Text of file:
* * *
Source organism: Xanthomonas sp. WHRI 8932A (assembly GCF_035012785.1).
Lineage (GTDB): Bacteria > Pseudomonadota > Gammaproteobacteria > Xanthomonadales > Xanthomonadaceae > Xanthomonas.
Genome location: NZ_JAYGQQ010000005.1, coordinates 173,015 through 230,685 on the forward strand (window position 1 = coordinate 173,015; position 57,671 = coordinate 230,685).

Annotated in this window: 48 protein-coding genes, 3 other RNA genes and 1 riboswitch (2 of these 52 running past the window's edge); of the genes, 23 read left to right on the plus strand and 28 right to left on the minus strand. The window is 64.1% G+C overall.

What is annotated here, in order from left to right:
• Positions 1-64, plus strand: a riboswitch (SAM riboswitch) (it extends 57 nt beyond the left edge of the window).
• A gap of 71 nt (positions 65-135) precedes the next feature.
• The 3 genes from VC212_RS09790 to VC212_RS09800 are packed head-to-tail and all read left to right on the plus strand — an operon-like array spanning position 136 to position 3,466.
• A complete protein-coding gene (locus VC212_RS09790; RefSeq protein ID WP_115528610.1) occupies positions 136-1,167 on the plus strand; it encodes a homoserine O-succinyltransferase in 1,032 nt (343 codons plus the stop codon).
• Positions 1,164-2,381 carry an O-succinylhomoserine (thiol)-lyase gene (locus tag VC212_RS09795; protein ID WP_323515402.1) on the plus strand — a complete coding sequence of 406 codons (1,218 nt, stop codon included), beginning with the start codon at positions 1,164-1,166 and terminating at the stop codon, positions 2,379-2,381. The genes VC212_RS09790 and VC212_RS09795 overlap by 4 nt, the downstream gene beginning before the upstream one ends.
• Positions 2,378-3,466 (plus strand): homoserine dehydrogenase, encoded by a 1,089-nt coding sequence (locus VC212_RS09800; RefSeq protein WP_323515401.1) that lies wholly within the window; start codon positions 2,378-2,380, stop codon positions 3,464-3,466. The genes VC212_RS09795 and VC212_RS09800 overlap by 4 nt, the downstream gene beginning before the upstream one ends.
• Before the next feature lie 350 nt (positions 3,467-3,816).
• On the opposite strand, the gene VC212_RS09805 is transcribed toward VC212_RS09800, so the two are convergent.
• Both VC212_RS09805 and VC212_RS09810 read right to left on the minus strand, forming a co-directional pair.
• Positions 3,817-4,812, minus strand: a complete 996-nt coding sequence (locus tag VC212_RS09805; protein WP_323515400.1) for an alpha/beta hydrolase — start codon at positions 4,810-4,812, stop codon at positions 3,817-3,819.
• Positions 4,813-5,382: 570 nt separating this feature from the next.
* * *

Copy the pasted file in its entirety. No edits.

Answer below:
Source organism: Xanthomonas sp. WHRI 8932A (assembly GCF_035012785.1).
Lineage (GTDB): Bacteria > Pseudomonadota > Gammaproteobacteria > Xanthomonadales > Xanthomonadaceae > Xanthomonas.
Genome location: NZ_JAYGQQ010000005.1, coordinates 173,015 through 230,685 on the forward strand (window position 1 = coordinate 173,015; position 57,671 = coordinate 230,685).

Annotated in this window: 48 protein-coding genes, 3 other RNA genes and 1 riboswitch (2 of these 52 running past the window's edge); of the genes, 23 read left to right on the plus strand and 28 right to left on the minus strand. The window is 64.1% G+C overall.

What is annotated here, in order from left to right:
• Positions 1-64, plus strand: a riboswitch (SAM riboswitch) (it extends 57 nt beyond the left edge of the window).
• A gap of 71 nt (positions 65-135) precedes the next feature.
• The 3 genes from VC212_RS09790 to VC212_RS09800 are packed head-to-tail and all read left to right on the plus strand — an operon-like array spanning position 136 to position 3,466.
• A complete protein-coding gene (locus VC212_RS09790; RefSeq protein ID WP_115528610.1) occupies positions 136-1,167 on the plus strand; it encodes a homoserine O-succinyltransferase in 1,032 nt (343 codons plus the stop codon).
• Positions 1,164-2,381 carry an O-succinylhomoserine (thiol)-lyase gene (locus tag VC212_RS09795; protein ID WP_323515402.1) on the plus strand — a complete coding sequence of 406 codons (1,218 nt, stop codon included), beginning with the start codon at positions 1,164-1,166 and terminating at the stop codon, positions 2,379-2,381. The genes VC212_RS09790 and VC212_RS09795 overlap by 4 nt, the downstream gene beginning before the upstream one ends.
• Positions 2,378-3,466 (plus strand): homoserine dehydrogenase, encoded by a 1,089-nt coding sequence (locus VC212_RS09800; RefSeq protein WP_323515401.1) that lies wholly within the window; start codon positions 2,378-2,380, stop codon positions 3,464-3,466. The genes VC212_RS09795 and VC212_RS09800 overlap by 4 nt, the downstream gene beginning before the upstream one ends.
• Before the next feature lie 350 nt (positions 3,467-3,816).
• On the opposite strand, the gene VC212_RS09805 is transcribed toward VC212_RS09800, so the two are convergent.
• Both VC212_RS09805 and VC212_RS09810 read right to left on the minus strand, forming a co-directional pair.
• Positions 3,817-4,812, minus strand: a complete 996-nt coding sequence (locus tag VC212_RS09805; protein WP_323515400.1) for an alpha/beta hydrolase — start codon at positions 4,810-4,812, stop codon at positions 3,817-3,819.
• Positions 4,813-5,382: 570 nt separating this feature from the next.